In yesterday’s election, Alaska (52-48%), Oregon (54-46%), and the District of Columbia (69-31%) all passed ballot initiatives that legalize marijuana under state (district) law. This comes on top of the 2012 legalizations in Colorado and Washington.
Florida’s medical marijuana law failed, but only because it was a constitutional amendment and therefore needed 60 percent support to pass; 58 percent of voters endorsed the measure.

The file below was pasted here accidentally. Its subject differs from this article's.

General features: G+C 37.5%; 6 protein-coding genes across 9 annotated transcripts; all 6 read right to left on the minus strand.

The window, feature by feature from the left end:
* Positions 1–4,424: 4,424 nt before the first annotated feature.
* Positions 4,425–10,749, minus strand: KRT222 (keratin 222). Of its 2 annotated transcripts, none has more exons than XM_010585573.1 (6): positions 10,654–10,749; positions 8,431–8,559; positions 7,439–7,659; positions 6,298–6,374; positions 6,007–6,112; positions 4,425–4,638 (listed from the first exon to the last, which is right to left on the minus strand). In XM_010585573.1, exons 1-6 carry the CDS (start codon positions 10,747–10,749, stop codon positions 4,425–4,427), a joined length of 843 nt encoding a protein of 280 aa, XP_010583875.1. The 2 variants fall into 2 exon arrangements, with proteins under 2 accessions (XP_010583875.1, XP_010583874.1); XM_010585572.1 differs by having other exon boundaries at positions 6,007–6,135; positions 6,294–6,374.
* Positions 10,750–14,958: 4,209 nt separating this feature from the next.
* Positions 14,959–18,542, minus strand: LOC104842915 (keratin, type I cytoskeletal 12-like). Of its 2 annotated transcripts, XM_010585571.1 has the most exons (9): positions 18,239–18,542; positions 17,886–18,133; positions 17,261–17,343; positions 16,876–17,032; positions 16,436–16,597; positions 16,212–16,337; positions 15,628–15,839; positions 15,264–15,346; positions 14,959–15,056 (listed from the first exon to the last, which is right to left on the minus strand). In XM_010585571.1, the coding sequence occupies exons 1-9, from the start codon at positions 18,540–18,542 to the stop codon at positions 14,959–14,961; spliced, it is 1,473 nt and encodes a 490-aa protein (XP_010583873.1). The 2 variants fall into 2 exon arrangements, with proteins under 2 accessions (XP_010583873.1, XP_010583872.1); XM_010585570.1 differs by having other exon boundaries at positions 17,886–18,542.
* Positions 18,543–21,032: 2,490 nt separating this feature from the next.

Two big tests remain for marijuana legalization. In 2016, another 5-10 states will consider legalization (plausibly Arizona, California, Delaware, Hawaii, Maine, Maryland, Massachusetts, Montana, Nevada, New York, Rhode Island, and Vermont). If legalization is successful in most of these states, the pressure for federal legalization will ramp up.
In January 2017, the country will have a new president. That person could order the Attorney General to enforce federal prohibition regardless of state law. That seems unlikely if more states legalize and public support expands.
But until federal law explicitly legalizes marijuana, the risk of interference continues.